COLUMBUS, Ohio -- This year’s unexpected rise in fuel prices is certain to impact farmers in Ohio and across the nation, but the extent of the impact will vary across agricultural sectors and will depend on other variables such as the weather and the fate of already record-high grain prices.
Barry Ward, production business management leader with Ohio State University Extension, said that the effect of fuel and energy costs on grain farmers -- while significant -- will be softened this year by the high profit potential expected for row crops in Ohio and the Midwest.
“Projected corn budgets for this year show the highest net profit outlook I have ever done in six years, and safely you could say this is the highest net profit potential in recent history,” said Ward, who is also an assistant professor in Ohio State’s Department of Agricultural, Environmental, and Development Economics (AEDE).
“Because of that, the high fuel prices we are seeing now are not going to significantly impact the bottom line of grain farmers this year. Of course, the outcome would have been very different in previous years had fuel prices risen to $4 a gallon then.”
Ward’s calculations of direct energy costs show that farmers will have to spend approximately $10 more per acre to grow corn this year -- based on a $1 per gallon increase in on- and off-road diesel and $0.75 per gallon of propane gas for drying grain, compared to 2010.
This represents a 25-percent increase in fuel and energy costs over 2010. Based on an estimated 192-bushel-per-acre corn yield, fuel and energy costs will represent 11 percent of farmers’ cash costs for 2011.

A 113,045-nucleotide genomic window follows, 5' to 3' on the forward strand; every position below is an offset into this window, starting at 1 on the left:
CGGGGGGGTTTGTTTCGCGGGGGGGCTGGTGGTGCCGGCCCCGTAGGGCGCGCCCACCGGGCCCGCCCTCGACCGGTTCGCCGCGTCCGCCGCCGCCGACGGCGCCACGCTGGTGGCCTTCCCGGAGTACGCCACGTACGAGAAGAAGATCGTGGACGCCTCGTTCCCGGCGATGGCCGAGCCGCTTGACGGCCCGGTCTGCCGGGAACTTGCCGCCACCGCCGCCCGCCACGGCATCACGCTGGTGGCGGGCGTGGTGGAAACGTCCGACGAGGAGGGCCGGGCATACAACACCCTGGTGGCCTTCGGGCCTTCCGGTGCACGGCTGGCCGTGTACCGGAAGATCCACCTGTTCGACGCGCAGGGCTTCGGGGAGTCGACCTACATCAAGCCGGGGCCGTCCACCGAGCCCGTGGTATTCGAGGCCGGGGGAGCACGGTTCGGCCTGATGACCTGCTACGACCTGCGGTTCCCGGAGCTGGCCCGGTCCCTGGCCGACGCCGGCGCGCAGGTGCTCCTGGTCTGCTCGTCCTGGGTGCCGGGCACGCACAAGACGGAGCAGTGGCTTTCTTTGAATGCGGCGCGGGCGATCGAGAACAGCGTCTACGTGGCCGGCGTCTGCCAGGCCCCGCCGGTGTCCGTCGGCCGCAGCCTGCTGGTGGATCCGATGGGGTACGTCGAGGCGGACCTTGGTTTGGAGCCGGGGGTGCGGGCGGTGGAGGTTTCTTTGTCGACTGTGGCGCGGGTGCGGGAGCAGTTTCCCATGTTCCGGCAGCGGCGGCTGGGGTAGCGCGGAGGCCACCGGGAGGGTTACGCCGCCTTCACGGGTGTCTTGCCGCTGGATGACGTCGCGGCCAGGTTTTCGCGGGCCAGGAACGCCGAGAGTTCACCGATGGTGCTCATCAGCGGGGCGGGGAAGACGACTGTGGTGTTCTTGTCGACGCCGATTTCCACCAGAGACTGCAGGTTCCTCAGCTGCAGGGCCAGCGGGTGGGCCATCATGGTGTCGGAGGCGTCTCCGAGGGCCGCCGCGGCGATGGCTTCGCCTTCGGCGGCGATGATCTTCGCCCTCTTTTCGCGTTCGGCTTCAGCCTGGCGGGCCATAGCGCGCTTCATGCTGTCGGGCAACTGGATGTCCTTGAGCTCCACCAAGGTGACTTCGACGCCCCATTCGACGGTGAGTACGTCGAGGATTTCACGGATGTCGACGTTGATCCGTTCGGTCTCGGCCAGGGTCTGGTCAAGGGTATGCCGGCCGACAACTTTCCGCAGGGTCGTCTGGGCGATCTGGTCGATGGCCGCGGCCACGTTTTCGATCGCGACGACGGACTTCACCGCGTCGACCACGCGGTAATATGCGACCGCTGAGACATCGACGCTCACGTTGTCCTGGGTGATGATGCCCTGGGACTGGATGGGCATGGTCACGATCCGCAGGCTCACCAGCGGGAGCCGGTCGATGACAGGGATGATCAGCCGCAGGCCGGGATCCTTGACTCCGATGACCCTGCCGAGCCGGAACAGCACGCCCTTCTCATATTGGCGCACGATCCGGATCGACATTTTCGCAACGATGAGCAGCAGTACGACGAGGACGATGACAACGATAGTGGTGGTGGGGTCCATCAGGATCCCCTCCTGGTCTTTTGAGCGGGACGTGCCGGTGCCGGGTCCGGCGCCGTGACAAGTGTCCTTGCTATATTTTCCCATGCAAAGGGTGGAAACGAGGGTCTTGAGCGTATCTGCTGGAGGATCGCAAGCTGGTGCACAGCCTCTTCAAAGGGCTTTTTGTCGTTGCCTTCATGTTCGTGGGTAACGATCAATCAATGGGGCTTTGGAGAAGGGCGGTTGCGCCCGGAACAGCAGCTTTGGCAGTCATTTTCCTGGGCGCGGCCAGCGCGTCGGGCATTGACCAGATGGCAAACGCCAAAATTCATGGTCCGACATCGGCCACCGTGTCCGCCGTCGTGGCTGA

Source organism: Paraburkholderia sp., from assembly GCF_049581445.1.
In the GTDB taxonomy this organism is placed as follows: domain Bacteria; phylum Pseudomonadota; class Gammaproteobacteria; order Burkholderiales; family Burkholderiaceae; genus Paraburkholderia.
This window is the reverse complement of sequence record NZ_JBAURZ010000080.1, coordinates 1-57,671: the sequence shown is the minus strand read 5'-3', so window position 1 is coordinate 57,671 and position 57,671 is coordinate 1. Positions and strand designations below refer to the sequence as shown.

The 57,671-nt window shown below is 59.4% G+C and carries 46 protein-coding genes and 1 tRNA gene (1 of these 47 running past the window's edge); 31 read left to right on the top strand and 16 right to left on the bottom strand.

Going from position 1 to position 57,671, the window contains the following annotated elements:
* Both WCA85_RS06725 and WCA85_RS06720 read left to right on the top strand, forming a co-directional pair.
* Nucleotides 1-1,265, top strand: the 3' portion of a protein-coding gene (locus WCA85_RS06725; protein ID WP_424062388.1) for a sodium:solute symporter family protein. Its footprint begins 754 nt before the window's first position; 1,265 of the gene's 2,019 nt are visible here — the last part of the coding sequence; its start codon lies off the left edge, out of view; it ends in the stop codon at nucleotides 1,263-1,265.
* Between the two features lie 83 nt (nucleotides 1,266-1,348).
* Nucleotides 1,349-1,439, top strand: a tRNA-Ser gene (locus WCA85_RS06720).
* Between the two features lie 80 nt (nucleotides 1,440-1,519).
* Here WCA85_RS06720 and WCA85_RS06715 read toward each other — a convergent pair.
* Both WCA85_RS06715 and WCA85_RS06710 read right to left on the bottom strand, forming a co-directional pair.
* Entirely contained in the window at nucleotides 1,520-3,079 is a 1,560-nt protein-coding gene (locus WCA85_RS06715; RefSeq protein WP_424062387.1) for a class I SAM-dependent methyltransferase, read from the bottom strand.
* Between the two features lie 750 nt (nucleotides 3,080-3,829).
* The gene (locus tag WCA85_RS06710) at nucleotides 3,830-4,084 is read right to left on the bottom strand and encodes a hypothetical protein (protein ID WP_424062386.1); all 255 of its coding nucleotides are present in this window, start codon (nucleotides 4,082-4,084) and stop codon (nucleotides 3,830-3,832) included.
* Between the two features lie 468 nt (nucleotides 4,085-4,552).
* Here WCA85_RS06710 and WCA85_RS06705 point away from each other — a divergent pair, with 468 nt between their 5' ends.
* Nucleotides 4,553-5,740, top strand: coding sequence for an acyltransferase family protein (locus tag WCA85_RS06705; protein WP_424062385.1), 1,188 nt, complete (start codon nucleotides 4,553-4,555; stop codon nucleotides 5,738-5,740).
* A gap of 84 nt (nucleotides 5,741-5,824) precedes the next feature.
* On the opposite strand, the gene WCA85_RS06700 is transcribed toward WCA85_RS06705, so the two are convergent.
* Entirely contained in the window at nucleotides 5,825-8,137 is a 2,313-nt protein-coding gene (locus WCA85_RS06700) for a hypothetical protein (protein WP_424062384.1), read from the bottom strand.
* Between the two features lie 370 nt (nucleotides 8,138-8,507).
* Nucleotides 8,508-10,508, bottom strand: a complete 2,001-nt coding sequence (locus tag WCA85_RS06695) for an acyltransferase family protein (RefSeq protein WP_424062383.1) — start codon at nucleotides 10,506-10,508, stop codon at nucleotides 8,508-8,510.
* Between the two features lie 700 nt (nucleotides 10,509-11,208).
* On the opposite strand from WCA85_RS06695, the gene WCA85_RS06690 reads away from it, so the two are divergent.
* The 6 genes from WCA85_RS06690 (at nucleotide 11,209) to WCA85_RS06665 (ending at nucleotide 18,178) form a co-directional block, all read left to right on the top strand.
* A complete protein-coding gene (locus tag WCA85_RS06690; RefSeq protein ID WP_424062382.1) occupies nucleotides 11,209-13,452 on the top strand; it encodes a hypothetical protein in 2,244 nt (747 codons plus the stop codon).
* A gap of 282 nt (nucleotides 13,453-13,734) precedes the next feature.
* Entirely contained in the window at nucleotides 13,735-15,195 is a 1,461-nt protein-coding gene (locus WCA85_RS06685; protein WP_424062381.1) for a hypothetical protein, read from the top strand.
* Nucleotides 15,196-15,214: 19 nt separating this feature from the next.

While grain farmers will most likely benefit from high commodity prices despite rising fuel expenses, livestock producers won’t be as lucky. That’s certainly the case for dairy farmers, said Dianne Shoemaker, OSU Extension’s state dairy financial management specialist.
“One of the main challenges dairy farmers face with fuel prices is that they are the last people on the list,” Shoemaker said. “Everybody passes the extra costs -- surcharges for milk hauling, feed delivery, delivery of straw or sand, etc. -- down to them, but they can’t pass these costs along to anybody else. While fuel and oil costs are usually less than 5 percent of total direct expenses for dairy farmers, an increase in a year of slim margins has a definite impact on their bottom line.”
In addition to fuel prices, Shoemaker said, the record-high grain prices enjoyed by row crop farmers have become another challenge for dairy producers operating on very tight profit margins. “This year is also very challenging because of high feed prices, especially for those who didn’t lock down prices when they were lower,” she pointed out.
The situation, however, is far from a perfect storm. Milk prices are good for dairy farmers right now, creating somewhat of a silver lining, though Shoemaker noted that may not be the case later in the year.
“To put 2011 in perspective, 2007 was an outstanding year for dairy farmers and 2009 was a horrendous year,” Shoemaker indicated. “This year won’t be like either one of those, but it will still be challenging.”
In the case of beef cattle producers, 2011 has so far brought a mixed bag of challenges and bright spots, according to Clif Little, an OSU Extension educator in southeastern Ohio.
“Fuel prices are certainly impacting beef cattle and sheep farmers, but grain prices have risen as well, so the impact is double,” Little explained. “Producers are also waiting to see how this year’s weather might impact grain prices even more, considering the issues of flooding in the Midwest and drought in Texas.”
While a wetter than normal spring has delayed planting of corn and soybeans throughout the Midwest and could impact yield and prices, the abundant rain has helped pasture grow rapidly. This, coupled with relatively low hay prices, is helping beef cattle producers reduce their need for grain and lower their operating costs.
“High fuel prices obviously do impact beef cattle producers, especially when it comes to running hay equipment,” Little said. “But feed prices will hit producers harder because they have risen even higher than fuel. Winter feed represents 75 percent of the yearly feed costs for keeping a cow, and producers can’t get around buying grain for that.”
OSU Extension and AEDE are part of Ohio State’s College of Food, Agricultural, and Environmental Sciences.